On their first two albums, Shrag had amply demonstrated an ability to create accomplished (and often frenetic) agit-pop. Come their third and final record, they threw the kitchen sink at it, going so far as to draft in the production team behind Life Without Buildings’ solitary studio record. With the boundlessly energetic Shrag lynchpin Helen King at its centre, the subesequent results are ambitious, consistently brilliant, and in ‘Jane With Dumbells’ contain possibly one of the finest parting shot a band have ever penned.

Darren Hayman – Essex Arms
The old adage goes that the middle child is always the unloved one. But, like all rules, there are inevitable exceptions. That’s certainly true in the case of Darren Hayman’s Essex Arms, the centre point of his Essex-themed trilogy (both its Harlow-themed predecessor Pram Town and witch trial-centred finale The Violence are also well worth seeking out). Taking us into the wilds of the home counties – and featuring a rather cracking Emmy The Great guest spot – it goes some way to explaining why some have described Darren as a modern-day Ray Davies.

Sodastream – A Minor Revival
The Allmusic description of Sodastream reads ‘a softer, somber Belle & Sebastian’, though a good as a quip as it is, it sells Karl Smith & Co a tad short. Reflective and contemplative, the expertly crafted laments – played ostensibly on guitar and cello – make the perfect post-festival/Sunday morning lie-in listening. Should A Minor Revival prove to your liking, he Fortuna-released follow-ups Reservations and Karl Smith solo record are waiting to be investigated too.

Comet Gain – Paperback Ghosts
With its Ryan Jarman-produced predecessor, Howl Of The Lonely Crowd, verging on garage-rock it was interesting to discover the latest Comet Gain offering had a more reflective feel to it. Supposedly by the psychogeography of North London woodlands, it presents a perfect distillation of winsome, bittersweet 60s-influenced pop, and in ”Sad Love’ And Other Short Stories’ offers the perfect companion to the much-loved ‘You Can Hide Your Love Forever’.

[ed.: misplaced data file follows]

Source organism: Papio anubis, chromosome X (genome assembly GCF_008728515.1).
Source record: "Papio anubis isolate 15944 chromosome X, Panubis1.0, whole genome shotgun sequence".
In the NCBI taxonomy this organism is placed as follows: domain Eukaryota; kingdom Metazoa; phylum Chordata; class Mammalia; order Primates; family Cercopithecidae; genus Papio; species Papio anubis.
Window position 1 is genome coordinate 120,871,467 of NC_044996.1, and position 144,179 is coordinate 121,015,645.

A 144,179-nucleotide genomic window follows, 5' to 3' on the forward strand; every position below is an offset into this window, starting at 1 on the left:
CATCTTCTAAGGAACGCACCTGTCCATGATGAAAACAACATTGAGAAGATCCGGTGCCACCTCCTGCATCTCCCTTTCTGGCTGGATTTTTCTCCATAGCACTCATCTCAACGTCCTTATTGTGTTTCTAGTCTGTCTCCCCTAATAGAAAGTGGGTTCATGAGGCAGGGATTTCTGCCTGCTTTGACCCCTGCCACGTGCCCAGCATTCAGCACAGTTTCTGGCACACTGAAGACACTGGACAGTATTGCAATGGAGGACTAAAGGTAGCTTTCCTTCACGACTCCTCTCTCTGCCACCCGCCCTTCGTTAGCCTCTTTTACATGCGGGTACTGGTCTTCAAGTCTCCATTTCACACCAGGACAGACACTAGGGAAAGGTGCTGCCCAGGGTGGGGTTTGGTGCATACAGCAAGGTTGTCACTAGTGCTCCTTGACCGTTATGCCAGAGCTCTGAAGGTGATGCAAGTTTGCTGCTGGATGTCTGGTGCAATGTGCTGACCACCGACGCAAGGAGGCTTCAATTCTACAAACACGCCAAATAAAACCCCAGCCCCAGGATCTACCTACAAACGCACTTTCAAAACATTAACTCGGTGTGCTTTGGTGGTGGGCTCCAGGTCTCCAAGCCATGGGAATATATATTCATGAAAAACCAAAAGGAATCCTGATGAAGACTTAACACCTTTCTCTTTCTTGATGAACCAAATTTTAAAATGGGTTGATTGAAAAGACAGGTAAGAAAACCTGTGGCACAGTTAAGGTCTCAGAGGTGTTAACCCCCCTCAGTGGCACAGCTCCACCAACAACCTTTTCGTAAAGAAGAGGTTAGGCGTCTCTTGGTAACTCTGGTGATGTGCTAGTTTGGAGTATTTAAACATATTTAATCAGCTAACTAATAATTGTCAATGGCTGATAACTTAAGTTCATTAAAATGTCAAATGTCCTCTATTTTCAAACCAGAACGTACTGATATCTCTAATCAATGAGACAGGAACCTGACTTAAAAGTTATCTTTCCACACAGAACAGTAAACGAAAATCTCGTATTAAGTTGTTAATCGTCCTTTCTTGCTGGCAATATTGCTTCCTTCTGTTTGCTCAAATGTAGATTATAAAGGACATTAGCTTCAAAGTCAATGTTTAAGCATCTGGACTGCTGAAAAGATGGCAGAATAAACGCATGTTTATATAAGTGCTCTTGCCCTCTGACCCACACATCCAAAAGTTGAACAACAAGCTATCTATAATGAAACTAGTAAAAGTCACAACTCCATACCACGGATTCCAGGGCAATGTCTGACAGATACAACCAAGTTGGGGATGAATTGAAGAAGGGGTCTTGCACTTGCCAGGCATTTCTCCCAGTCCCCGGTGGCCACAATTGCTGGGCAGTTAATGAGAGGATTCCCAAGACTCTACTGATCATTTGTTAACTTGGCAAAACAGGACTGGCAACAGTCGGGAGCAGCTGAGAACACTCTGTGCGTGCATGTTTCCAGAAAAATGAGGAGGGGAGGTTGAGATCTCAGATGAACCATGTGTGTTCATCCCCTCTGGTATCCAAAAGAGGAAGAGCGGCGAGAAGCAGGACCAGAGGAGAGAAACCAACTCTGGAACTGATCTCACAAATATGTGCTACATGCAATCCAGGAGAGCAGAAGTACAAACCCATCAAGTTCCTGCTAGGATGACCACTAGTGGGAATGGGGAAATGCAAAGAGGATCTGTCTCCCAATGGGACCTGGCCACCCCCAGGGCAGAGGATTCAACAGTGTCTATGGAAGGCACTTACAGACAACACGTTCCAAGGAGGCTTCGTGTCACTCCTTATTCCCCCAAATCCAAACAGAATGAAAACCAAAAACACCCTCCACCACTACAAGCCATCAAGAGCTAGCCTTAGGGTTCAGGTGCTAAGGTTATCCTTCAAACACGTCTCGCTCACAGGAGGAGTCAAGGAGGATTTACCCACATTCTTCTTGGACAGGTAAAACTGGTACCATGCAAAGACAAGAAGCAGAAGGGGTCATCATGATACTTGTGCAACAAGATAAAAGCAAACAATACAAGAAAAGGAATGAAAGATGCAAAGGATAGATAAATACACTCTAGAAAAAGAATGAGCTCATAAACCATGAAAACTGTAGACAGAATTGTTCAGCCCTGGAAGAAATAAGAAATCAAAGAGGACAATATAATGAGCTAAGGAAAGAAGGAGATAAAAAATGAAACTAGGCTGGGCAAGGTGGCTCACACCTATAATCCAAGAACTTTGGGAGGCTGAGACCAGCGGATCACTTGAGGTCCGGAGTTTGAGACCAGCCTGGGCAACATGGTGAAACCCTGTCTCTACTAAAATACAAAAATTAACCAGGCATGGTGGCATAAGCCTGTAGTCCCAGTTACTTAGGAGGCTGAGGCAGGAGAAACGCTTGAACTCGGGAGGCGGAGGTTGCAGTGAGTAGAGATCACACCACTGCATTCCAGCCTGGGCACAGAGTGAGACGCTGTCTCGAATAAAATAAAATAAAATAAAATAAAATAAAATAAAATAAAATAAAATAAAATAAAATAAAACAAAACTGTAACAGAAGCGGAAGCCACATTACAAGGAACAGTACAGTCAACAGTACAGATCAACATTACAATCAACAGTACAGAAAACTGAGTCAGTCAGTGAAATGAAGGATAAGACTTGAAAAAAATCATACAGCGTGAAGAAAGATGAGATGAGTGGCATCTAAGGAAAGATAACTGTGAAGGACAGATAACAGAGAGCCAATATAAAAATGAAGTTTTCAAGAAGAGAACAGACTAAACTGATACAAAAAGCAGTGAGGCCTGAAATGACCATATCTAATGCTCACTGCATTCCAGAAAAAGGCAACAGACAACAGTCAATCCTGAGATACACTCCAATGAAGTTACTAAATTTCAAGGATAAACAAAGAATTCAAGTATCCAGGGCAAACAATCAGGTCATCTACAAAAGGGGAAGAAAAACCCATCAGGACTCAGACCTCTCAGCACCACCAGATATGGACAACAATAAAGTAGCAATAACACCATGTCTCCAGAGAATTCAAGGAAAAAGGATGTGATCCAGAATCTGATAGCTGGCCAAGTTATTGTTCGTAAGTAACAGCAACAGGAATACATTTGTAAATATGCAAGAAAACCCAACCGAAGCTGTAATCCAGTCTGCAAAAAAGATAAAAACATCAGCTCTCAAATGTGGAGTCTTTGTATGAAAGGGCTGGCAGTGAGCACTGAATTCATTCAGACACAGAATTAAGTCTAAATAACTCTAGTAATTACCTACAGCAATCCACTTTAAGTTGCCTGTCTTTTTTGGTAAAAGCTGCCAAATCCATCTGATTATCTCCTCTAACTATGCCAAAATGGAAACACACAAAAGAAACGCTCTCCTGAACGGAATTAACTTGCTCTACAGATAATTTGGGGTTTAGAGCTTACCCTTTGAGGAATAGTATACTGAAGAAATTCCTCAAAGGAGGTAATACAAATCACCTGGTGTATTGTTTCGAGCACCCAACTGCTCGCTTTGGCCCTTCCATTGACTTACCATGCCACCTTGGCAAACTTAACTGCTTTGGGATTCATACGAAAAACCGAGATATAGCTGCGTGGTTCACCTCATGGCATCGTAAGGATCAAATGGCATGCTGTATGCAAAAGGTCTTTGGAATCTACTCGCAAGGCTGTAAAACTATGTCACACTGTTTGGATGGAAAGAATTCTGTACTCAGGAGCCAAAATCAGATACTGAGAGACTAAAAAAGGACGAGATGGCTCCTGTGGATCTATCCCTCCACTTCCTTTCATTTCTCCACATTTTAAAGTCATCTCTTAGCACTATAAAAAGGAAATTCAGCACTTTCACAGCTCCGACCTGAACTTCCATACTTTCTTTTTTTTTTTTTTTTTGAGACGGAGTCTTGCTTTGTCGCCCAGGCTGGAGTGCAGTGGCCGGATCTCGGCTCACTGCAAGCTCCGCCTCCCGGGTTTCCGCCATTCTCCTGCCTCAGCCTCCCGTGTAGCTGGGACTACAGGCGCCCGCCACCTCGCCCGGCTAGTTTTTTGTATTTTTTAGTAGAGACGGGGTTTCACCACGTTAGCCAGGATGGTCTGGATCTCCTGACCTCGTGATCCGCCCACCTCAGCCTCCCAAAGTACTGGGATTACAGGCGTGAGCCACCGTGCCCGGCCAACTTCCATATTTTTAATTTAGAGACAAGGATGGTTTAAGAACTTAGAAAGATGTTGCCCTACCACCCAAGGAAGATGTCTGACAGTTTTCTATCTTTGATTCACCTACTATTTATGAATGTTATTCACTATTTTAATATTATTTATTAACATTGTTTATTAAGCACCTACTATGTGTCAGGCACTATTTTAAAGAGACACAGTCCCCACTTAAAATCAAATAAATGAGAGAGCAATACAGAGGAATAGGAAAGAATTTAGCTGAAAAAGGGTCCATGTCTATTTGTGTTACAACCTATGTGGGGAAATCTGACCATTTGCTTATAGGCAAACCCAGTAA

Airport Girl – Slow Light
Considering it has not one but two members of the Price family on the credits, on the surface it looks like an early Kinks record, but ‘Slow Light’ sounds like a late era Go-Betweens record. No, really. ‘Show Me The Way’ could easily sit on ’16 Lovers Lane’, and the rest of the album isn’t far behind. Little wonder Rob, in his Mexican Postcards guise, can be found playing the Hangover Lounge’s annual Grant McLennan tribute event

Tender Trap – Ten Songs About Girls
It would be remiss to create a Fortuna buyer’s guide and not include something featuring perennial indie heroine Amelia Fletcher. The last Tender Trap record was/is an utter peach, equally at home on propulsive opener ‘Train To King’s Cross Station’ to the hushed, heartbreaking ‘Memorabilia’. Expertly crafted as it undoubtedly is, it makes you wonder if there’s any limit to Ms Fletcher’s musical Midas touch…

The Ballet – I Blame Society
If like me (and, for that matter, David Just Joan) you wish that all music would sound like The Magnetic Fields’ ‘Get Lost’, then boy do The Ballet have the record for you. Equal parts shimmer and subtle pulsing, the electro-tinged offerings are the perfect balance of hope, self-doubt and gentle melancholia, not to mention dreamy and immersive. If you need a new morning-after-the-night-before album, then look no further.

The Ladybug Transistor – Clutching Stems
If ever there was a record perfect for wistful wanderings on a crisp morning, then ‘Clutching Stems’ is surely it. Possessing an inherent sense of immediate warmth and a wonderful collection of woodwind flourishes over its half hour duration, and topped with Gary Olson’s Jens Lekman-esque croon, it’s an album to forget your troubles and lose yourself in.